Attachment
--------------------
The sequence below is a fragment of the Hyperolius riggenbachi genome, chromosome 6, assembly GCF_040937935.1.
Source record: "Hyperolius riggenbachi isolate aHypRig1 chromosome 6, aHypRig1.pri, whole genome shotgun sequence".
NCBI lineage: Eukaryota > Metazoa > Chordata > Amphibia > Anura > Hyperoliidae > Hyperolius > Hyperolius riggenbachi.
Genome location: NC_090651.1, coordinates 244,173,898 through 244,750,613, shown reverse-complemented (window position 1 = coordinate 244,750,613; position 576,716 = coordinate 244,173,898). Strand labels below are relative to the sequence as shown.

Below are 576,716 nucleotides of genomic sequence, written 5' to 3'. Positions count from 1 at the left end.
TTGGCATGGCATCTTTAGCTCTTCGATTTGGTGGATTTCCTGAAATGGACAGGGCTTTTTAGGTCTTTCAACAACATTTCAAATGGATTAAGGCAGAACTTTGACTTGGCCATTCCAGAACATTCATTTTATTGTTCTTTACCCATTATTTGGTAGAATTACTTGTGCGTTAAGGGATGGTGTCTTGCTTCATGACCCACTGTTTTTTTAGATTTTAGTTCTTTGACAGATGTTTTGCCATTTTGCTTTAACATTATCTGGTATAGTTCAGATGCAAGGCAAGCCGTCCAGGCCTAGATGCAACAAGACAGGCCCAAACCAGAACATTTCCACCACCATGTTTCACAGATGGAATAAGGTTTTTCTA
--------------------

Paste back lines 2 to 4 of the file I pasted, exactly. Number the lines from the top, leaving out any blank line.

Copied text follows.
Source record: "Hyperolius riggenbachi isolate aHypRig1 chromosome 6, aHypRig1.pri, whole genome shotgun sequence".
NCBI lineage: Eukaryota > Metazoa > Chordata > Amphibia > Anura > Hyperoliidae > Hyperolius > Hyperolius riggenbachi.
Genome location: NC_090651.1, coordinates 244,173,898 through 244,750,613, shown reverse-complemented (window position 1 = coordinate 244,750,613; position 576,716 = coordinate 244,173,898). Strand labels below are relative to the sequence as shown.